Customers eat in their car outside the Padi House restaurant. - AFP photos

Motorists parked beside the Padi House restaurant chain wave their hands out of their windows to signal to waiters, who come to take their orders that will be eaten on the spot. Lockdown-weary Malaysians have jumped at the chance for an unusual eating-out experience allowing them to enjoy restaurant food despite coronavirus curbs - in-car dining.

The Southeast Asian nation is struggling with a virus resurgence that last month prompted officials to re-impose restrictions, including a ban on dining inside restaurants. To get around this, the chain - which serves a mix of local and Western fare in the city of Cyberjaya outside Kuala Lumpur - came up with a plan to bring their menus and meals to car-bound customers.

"We serve the food on proper plates for (people) to dine in their car like they are dining in a restaurant," Chong Kar Yan, the company's social media marketing manager, told AFP. Their first drive-in dining site, in a car park beside one of their restaurants, proved such a hit they have now opened a second at another outlet in the city.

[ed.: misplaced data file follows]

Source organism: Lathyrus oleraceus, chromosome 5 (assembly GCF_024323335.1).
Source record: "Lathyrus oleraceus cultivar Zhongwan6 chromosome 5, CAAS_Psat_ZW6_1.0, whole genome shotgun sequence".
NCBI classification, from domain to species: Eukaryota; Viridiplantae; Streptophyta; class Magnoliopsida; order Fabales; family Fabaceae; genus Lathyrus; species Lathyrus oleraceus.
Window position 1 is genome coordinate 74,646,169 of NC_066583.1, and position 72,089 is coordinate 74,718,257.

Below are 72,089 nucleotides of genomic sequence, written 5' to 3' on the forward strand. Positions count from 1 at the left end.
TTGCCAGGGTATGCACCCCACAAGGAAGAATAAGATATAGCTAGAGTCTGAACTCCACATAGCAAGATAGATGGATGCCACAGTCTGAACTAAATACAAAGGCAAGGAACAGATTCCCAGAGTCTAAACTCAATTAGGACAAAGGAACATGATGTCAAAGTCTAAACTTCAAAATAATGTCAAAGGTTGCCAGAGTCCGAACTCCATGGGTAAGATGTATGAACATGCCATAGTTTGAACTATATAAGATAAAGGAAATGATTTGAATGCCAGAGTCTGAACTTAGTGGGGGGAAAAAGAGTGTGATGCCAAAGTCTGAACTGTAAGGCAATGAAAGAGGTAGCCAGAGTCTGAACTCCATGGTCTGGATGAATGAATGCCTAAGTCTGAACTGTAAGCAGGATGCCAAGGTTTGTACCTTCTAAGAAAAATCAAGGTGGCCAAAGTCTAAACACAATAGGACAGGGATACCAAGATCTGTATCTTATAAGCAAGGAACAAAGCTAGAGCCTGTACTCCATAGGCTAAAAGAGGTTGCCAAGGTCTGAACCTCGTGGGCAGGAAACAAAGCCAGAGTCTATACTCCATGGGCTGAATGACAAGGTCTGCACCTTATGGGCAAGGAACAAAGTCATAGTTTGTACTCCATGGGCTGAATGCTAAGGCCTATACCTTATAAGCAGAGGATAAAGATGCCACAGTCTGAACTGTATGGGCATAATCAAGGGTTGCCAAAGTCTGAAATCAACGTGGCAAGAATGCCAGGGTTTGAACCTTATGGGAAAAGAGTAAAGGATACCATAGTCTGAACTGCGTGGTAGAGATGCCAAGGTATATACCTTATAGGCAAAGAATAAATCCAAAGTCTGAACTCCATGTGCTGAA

This picture taken on Feb 9, 2021 shows a waiter serving a customer using the "dine-in car" service outside the Padi House restaurant in Cyberjaya, outside Kuala Lumpur.

"I do feel safer eating in a car compared to a restaurant because we do sanitize the car," said customer Narinderjit Singh, when AFP made a visit to one of the in-car dining sites. "I sit at home throughout the day, I work from home - this gives me the opportunity to go out."

Officials recently relaxed rules, allowing people to dine inside restaurants again, as the number of daily cases declined. But Padi House will continue offering in-car dining, an option welcomed by customers who remain worried about the virus. Malaysia is still recording close to 3,000 cases a day and several deaths. "The good thing about this is that you'll reduce your interaction with other people, so that you can avoid COVID-19," said customer Ahmad Yunus Faeez. - AFP